Paragraph one reads: "What is with the over-prescription of anti-depressants? Is everyone in the United States depressed or just the ones with good drug coverage? Recently, I was talking with my co-workers and friends about other friends and family members on Prozac, Paxil and others. Many of us told stories about bizarre behaviors, a seeming "loss of conscience," sexual acting-out . . . just general nuttiness."
, Prozac are generally safe
Milwaukee Journal Sentinel (WI)
August 9, 2004
Author: JULIE MITCHELL
Estimated printed pages: 3
Q. What is with the over-prescription of anti-depressants? Is everyone in the United States depressed or just the ones with good drug coverage?
Recently, I was talking with my co-workers and friends about other friends and family members on Prozac, Paxil
and others. Many of us told stories about bizarre behaviors
, a seeming "loss of conscience," sexual acting-out . . . just general nuttiness.
Is it possible to abuse these drugs? Does anyone really know how these drugs work? Don't we all get the blues from time to time and do we really need a pill to "feel better?
I know these drugs have been a literal lifesaver for some, but for others, these drugs just seem to wreck havoc on those around them.
A. The newer class of anti-depressants, called SSRIs, includes a number of medications including the ones you mentioned. They work by modifying the pathway of one of the brain's neurotransmitters: serotonin. I would agree with your suggestion that we don't "really" know how they work any more than we know how the brain composes thoughts or feelings.
These drugs are generally safe, with the latest warning to watch for worsening depression or suicidal thoughts on first starting the medication. And some experts do not think this warning is necessary: They propose that suicidality is a risk in people who first start SSRIs simply because people are usually started on SSRIs when they have reached a low point in their depression and have sought a doctor's consultation. The established adverse effects in SSRIs include insomnia, agitation, sleepiness, nausea and headache, but not bizarre behavior
These medications do improve depressed mood in many people, and I have known them to be extremely useful. Depression is difficult to "measure"; that is, the diagnosis of depression is made by a health care provider putting together a constellation of symptoms, the social situation and the description of day-to-day function. Because of this and because the impact of depression is so individual, statistics are hard to give. That said, about 50% to 60% of people respond to their first anti-depressant after about two weeks of use. About 90% of people have better moods given more time on a particular medication or after a change in anti-depressant medication.
I wonder if the bizarre behaviors
you notice are more related to a depressed person trying to cope rather than a direct effect of the medication. If you are concerned about someone close to you, you may suggest they seek psychotherapy or a specialist's consultation. Depression can be treated without drugs.
Q. I am 80 years old and for 50 years I have had constipation off and on. Recently, after a surgery, the nurse recommended I take in 25g to 30g of fiber every day. Now I feel great!
Please tell your readers that fiber is a good option to manage constipation. (Here's a good Web site: www.wehealnewyork.org/healthinfo/dietaryfiber/)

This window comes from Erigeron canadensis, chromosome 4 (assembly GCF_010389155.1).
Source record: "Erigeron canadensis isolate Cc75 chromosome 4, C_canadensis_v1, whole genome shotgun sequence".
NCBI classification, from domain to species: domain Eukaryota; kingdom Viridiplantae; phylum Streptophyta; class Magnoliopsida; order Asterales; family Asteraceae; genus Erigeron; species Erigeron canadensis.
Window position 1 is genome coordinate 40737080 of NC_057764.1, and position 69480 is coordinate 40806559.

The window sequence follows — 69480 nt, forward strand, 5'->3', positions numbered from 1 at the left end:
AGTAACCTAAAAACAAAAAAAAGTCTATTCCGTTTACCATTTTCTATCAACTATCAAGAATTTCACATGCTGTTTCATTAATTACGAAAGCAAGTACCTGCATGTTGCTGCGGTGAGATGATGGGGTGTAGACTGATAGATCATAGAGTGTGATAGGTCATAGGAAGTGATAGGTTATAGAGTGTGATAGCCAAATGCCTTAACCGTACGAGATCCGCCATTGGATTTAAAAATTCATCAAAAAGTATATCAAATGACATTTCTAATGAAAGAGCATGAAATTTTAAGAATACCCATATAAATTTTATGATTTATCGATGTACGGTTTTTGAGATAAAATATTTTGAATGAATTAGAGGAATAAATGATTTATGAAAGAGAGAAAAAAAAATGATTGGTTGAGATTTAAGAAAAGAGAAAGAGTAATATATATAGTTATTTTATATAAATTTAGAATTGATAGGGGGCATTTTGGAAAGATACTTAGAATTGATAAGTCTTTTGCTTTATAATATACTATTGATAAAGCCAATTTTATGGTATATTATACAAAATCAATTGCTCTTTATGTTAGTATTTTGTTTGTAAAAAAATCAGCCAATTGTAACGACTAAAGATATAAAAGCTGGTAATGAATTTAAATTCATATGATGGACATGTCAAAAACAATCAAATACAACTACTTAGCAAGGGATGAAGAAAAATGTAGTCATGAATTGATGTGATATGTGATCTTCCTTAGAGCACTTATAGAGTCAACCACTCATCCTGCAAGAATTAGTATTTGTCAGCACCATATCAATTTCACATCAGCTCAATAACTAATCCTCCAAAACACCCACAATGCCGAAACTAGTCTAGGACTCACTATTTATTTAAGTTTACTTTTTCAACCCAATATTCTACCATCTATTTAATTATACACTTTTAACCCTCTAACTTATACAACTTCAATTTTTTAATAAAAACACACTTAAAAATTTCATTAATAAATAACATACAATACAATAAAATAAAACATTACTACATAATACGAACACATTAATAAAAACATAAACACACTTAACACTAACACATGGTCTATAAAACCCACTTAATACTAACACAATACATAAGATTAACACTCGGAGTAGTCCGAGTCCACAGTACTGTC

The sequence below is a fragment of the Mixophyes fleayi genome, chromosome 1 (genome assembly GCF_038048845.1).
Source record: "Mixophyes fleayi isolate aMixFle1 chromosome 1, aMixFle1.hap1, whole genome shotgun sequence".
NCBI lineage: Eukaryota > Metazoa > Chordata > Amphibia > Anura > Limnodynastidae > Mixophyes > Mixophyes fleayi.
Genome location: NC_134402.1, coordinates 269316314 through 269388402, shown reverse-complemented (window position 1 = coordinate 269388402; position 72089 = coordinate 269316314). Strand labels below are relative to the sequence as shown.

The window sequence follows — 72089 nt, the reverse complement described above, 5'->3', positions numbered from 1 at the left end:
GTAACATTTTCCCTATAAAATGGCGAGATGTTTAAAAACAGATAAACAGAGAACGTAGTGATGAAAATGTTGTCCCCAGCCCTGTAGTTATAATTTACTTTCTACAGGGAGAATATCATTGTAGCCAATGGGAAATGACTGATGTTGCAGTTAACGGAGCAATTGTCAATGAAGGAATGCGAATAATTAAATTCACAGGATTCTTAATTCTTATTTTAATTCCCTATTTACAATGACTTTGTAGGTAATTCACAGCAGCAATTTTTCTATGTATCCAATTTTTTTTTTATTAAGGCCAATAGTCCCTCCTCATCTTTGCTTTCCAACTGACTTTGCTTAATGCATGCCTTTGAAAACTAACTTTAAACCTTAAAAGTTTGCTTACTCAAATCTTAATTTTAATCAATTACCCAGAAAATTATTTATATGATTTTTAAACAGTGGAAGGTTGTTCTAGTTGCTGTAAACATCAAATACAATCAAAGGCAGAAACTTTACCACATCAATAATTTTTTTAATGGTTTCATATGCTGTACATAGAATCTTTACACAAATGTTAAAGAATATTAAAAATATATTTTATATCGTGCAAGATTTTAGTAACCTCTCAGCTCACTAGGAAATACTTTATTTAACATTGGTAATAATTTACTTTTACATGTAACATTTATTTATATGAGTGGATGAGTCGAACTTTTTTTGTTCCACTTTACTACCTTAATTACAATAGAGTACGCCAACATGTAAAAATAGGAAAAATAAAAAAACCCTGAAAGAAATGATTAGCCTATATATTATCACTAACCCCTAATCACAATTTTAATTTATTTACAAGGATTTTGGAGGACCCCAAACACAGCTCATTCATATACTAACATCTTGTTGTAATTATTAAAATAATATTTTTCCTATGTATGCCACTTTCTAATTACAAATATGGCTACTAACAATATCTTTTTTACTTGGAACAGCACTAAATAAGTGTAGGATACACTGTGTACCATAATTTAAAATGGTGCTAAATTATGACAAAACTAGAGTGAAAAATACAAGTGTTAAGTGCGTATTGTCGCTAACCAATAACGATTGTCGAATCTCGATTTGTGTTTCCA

A. I agree: Fiber in your diet can help bowels stay regular. The Web site you cite has good information on finding high-fiber foods, but you can also read product nutrition labels.
Good foods are fruits, vegetables and whole grains. Do remember to change your diet slowly: Fiber can cause bloating and gas, particularly if you add dietary fiber too quickly.
Q. I spent two years in China and one of my observations was that Chinese did not put salt on the table. They used vinegar. Vinegar plus garlic, sometimes with a touch of soy or hot sauce, but most often just vinegar was used on everything, especially meat and "pot stickers."
You recently wrote about sodium in the American diet. Think of the difference it would make if Americans used vinegar and garlic instead of salt!
A. Another good idea! It is useful to borrow healthier traditions from other cultures.
Q. In your March column, Dr. Olds stated that offal was used as a binder for hamburgers in "some fast food" restaurants. I thought offal was banned from the human food chain because of the concerns about mad cow disease.
Does Dr. Olds know which fast-food restaurants? I want to know where to eat my hamburgers.
A. The U.K. did ban lamb's brain, but offal, also called "variety meats" and which includes animals' brains and nervous systems, is still considered a gourmet delicacy in some circles and eaten out of necessity in others. So, restaurants are not required to report the exact contents of their hamburgers. Maybe you could ask the restaurants directly, and let them know that offal matters to you.
Julie Mitchell is an assistant professor of medicine at the Medical College of Wisconsin. Send questions to her at: Medical College of Wisconsin Physicians & Clinics, 9200 W. Wisconsin Ave., Milwaukee WI 53226 or via e-mail at email@example.com. Copyright Medical College of Wisconsin.
Section: G Health and Science
Column: Ask Dr. Julie
Copyright 2004 Journal Sentinel Inc. All rights reserved. (Note: This notice does not apply to those news items already copyrighted and received through wire services or other media.)
Record Number: 2004080906210809
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